Kept persisting on this slow tedious novel. After 80 pages I thought a woman had lost her husband, returned to Maningtree with her husbands unborn child, to live with her brother who was scarred as a child and who was beginning to have a downer on women who may be witches. Damn, I've just summed up everything that happens in 80 pages in just three lines. If you buy this book you can now read from page 81...
To give an example of the prose:
"I did not want to go back to the Thorn: to Matthew, to Mary Phillips and to everything else I did not understand. I had thought that a few hours away from there would leave me knowing what I should do. But I did not know. I felt even less certain than before."
This lazy writing is throughout the book and all you have is pages of the main character thinking, 'I should go and see Bridget, but perhaps I shouldn't, I should ask Matthew if I can go and see Bridget, but perhaps I shouldn't as he may be angry. I should ask Bridget about Matthew if I do go and see her, but maybe I should see her tomorrow rather than today. But then again I do need to see Bridget to ask her about Matthew and mother's ring. Perhaps when I feel better I will go and see Bridget...etc, etc, etc"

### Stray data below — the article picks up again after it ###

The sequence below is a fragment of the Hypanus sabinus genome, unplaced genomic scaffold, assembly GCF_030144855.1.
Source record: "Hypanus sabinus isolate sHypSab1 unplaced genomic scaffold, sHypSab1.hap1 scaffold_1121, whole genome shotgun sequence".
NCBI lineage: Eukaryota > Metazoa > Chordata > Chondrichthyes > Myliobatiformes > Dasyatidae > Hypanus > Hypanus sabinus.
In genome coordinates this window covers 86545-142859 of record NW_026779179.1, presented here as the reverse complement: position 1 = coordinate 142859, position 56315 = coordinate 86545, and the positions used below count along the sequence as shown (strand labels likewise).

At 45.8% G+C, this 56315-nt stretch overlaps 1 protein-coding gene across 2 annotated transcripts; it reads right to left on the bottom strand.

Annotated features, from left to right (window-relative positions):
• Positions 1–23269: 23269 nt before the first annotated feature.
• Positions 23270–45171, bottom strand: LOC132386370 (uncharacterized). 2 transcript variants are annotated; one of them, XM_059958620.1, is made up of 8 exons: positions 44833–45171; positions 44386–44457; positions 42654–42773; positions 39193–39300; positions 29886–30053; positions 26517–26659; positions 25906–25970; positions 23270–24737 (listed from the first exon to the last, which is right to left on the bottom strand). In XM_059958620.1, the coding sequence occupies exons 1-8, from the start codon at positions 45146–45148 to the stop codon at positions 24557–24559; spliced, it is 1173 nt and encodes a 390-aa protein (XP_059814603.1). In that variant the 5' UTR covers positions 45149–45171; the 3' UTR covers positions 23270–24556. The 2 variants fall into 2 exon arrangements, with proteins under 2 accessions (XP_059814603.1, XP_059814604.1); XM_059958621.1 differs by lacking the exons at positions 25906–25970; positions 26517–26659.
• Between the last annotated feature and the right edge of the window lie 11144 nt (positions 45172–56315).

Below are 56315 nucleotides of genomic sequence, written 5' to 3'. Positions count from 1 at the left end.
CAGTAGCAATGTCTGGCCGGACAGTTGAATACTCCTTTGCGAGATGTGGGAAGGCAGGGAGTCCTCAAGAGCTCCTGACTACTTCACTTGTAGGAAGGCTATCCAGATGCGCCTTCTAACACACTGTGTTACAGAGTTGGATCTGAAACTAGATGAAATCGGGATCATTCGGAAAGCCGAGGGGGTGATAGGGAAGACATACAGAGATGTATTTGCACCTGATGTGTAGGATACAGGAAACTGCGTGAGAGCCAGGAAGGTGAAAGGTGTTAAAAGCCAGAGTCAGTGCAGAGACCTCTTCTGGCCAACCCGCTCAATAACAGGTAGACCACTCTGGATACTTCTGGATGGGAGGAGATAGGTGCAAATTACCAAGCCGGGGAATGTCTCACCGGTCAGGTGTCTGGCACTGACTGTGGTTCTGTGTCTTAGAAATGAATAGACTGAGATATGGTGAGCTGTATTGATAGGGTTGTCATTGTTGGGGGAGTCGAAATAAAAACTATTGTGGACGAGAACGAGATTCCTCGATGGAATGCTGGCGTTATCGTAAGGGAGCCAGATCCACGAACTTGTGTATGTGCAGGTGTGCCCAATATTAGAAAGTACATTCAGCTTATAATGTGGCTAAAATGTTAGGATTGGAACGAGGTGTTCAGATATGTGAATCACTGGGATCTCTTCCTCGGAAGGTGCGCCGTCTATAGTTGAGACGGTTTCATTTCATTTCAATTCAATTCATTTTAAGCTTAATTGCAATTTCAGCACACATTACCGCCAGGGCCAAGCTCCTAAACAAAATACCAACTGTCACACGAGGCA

By this time I'm hoping Bridget's house burns down and you get run over by s horse and cart!
The writing tries to be authentic but comes across as stilted and trite. Also no one in the 17th century was using the Americanism of 'walking through a scenario'. Yuck!
There is a good book to be had on this part of British folk history but this is not it.
- Audible Audiobook
- Listening Length: 10 hours and 54 minutes
- Program Type: Audiobook
- Version: Unabridged
- Publisher: Penguin Books Ltd
- Audible.co.uk Release Date: 2 Mar. 2017
- Language: English, English
- ASIN: B01MUSWG79
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